VRgluv has blown past its $100,000 funding goal in 56 hours on their Kickstarter page, with 27 days still to go. The product is described as the “first affordable force feedback gloves” that feature “total hand tracking, full force feedback, and pressure sensitivity”.
Update (4/28/17, 12:39PM PT): VRGluv has now exceeded its $100,000 Kickstarter goal, presently just over $113,000. The company has announced in an update a $250,000 stretch goal which will add a replaceable battery to the glove. The company has also opened a new $370 pricing tier limited to 400 backers.
Original Article (4/27/17): Going live on March 31st, VRgluv’s website revealed their haptic gloves, compatible with both HTC Vive and Oculus Rift hardware, said to be comfortable, functional, and affordable (despite looking rather clunky). An appealing $300 price point (relatively speaking) for the Super Early Bird is the likely reason for the rapid influx of early backers and, being limited to 100 backers, is already sold out. The next tier at $350 is limited to 200 sets, followed by a ‘Kickstarter special’ price at $400, with the final retail price expected to be $580.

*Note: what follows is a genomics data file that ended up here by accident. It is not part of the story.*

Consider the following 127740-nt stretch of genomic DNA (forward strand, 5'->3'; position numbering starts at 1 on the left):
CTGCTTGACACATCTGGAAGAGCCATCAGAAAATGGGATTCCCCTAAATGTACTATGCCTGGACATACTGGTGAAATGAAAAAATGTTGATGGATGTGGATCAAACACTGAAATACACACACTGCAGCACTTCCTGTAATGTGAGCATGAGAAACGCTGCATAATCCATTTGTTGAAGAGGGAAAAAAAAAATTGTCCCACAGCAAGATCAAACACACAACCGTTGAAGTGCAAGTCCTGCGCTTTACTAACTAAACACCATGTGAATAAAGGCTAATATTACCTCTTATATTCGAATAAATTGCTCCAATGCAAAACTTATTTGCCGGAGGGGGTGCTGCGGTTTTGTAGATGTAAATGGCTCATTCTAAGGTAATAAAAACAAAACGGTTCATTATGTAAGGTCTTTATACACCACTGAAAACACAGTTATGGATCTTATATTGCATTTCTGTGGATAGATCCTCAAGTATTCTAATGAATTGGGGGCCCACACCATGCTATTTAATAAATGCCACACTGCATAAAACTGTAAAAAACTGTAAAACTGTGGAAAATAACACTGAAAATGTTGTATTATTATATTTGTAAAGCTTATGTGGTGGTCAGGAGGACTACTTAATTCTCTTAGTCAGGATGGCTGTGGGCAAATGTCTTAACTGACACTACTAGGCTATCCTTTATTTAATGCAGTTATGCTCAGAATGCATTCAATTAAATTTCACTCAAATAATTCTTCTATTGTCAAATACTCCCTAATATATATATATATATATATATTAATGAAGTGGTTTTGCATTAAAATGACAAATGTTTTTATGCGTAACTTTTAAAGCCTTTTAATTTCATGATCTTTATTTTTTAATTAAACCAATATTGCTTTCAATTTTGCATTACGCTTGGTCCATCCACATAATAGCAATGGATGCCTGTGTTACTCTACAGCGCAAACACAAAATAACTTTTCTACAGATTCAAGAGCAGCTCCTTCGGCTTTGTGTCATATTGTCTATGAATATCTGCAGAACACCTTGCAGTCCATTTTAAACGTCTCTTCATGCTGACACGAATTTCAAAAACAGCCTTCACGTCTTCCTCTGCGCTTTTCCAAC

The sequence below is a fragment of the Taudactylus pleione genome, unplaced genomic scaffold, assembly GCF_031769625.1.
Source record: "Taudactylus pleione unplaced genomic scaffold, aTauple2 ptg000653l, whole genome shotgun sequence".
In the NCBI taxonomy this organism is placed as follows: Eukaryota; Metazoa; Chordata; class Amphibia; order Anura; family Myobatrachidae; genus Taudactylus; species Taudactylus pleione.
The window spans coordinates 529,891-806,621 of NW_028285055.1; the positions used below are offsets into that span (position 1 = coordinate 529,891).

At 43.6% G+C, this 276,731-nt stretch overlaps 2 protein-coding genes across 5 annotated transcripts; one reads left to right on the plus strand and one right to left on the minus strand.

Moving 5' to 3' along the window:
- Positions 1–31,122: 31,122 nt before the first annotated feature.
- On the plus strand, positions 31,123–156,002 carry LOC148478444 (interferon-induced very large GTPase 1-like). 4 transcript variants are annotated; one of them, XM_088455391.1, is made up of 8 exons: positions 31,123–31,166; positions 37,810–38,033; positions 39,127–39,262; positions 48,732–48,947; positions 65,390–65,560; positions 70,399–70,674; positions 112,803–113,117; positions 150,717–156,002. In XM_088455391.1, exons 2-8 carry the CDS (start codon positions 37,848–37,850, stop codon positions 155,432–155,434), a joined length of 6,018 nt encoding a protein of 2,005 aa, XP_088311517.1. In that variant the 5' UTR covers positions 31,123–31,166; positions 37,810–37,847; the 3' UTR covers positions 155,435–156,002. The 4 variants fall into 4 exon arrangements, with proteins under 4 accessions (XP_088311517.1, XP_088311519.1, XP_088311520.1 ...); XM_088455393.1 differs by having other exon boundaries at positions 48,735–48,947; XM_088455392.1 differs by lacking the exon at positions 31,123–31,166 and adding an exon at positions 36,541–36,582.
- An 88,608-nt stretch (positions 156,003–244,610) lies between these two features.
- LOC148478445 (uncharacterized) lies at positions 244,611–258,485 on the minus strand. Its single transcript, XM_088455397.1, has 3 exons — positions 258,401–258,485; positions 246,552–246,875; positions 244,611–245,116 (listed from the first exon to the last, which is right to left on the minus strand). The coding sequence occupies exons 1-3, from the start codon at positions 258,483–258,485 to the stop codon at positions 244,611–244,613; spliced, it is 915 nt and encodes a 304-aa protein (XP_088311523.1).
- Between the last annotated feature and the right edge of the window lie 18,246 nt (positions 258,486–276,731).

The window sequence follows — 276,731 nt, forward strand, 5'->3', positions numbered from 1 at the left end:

As shown in the Kickstarter video, different adapters allow for Oculus Touch controllers, HTC Vive controllers or Vive Trackers to clip to the sides of the gloves to perform the spatial tracking duties, with the gloves containing proprietary technology to determine finger positions and grip strength. Ideally, Vive Trackers would be used—being the least-bulky attachment to what is already a chunky pair of gloves—although VRgluv describes the units as ‘lightweight’, and the adapters are said to be carefully designed to hold each tracking solution in the most balanced position.
Applying haptic glove support to VR applications involves incorporating the VRgluv SDK, and the team recently created a short video to showcase a few examples of games already compatible.
VRgluv is one of several devices in development that provide a haptic feedback solution for hand interaction in VR. Others include the EXOS, the Dexmo exoskeleton, the temperature-changing Senso and PowerClaw, the Gloveone and Avatar VR from NeuroDigital Technologies, and more. As the haptics challenge is being approached from so many different angles, it’s difficult to predict if one product will rise to the top; this area of VR development is likely to remain experimental and niche, although VRgluv’s price is impressive considering the low volume, wireless technology, rechargeable batteries, and the likely high number of mechanical components involved.
VRgluv is aiming to deliver the first sets to customers in December 2017.